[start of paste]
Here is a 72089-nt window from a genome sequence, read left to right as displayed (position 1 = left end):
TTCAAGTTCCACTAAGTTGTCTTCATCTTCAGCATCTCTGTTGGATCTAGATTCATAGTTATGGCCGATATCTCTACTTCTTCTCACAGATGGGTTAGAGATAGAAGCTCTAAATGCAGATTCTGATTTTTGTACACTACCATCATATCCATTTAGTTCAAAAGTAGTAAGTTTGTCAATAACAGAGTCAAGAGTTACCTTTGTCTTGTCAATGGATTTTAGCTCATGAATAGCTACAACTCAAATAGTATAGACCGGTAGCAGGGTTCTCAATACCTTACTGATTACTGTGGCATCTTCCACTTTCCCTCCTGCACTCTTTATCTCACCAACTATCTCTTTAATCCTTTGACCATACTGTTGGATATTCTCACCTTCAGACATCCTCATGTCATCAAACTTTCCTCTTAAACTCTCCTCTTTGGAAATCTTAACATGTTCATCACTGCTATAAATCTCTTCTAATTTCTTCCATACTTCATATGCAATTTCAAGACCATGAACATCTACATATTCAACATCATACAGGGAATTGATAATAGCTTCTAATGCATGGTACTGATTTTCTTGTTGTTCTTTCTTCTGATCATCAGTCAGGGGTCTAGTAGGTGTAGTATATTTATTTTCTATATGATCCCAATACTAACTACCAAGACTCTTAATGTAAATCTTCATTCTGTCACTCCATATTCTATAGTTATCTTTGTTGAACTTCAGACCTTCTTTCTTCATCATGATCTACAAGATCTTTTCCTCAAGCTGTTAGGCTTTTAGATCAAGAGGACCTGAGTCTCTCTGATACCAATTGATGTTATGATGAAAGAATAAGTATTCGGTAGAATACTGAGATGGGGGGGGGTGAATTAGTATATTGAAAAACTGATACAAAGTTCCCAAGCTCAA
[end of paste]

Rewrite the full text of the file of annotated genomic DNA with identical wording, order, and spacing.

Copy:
Here is a 72089-nt window from a genome sequence, read left to right as displayed (position 1 = left end):
TTCAAGTTCCACTAAGTTGTCTTCATCTTCAGCATCTCTGTTGGATCTAGATTCATAGTTATGGCCGATATCTCTACTTCTTCTCACAGATGGGTTAGAGATAGAAGCTCTAAATGCAGATTCTGATTTTTGTACACTACCATCATATCCATTTAGTTCAAAAGTAGTAAGTTTGTCAATAACAGAGTCAAGAGTTACCTTTGTCTTGTCAATGGATTTTAGCTCATGAATAGCTACAACTCAAATAGTATAGACCGGTAGCAGGGTTCTCAATACCTTACTGATTACTGTGGCATCTTCCACTTTCCCTCCTGCACTCTTTATCTCACCAACTATCTCTTTAATCCTTTGACCATACTGTTGGATATTCTCACCTTCAGACATCCTCATGTCATCAAACTTTCCTCTTAAACTCTCCTCTTTGGAAATCTTAACATGTTCATCACTGCTATAAATCTCTTCTAATTTCTTCCATACTTCATATGCAATTTCAAGACCATGAACATCTACATATTCAACATCATACAGGGAATTGATAATAGCTTCTAATGCATGGTACTGATTTTCTTGTTGTTCTTTCTTCTGATCATCAGTCAGGGGTCTAGTAGGTGTAGTATATTTATTTTCTATATGATCCCAATACTAACTACCAAGACTCTTAATGTAAATCTTCATTCTGTCACTCCATATTCTATAGTTATCTTTGTTGAACTTCAGACCTTCTTTCTTCATCATGATCTACAAGATCTTTTCCTCAAGCTGTTAGGCTTTTAGATCAAGAGGACCTGAGTCTCTCTGATACCAATTGATGTTATGATGAAAGAATAAGTATTCGGTAGAATACTGAGATGGGGGGGGGTGAATTAGTATATTGAAAAACTGATACAAAGTTCCCAAGCTCAA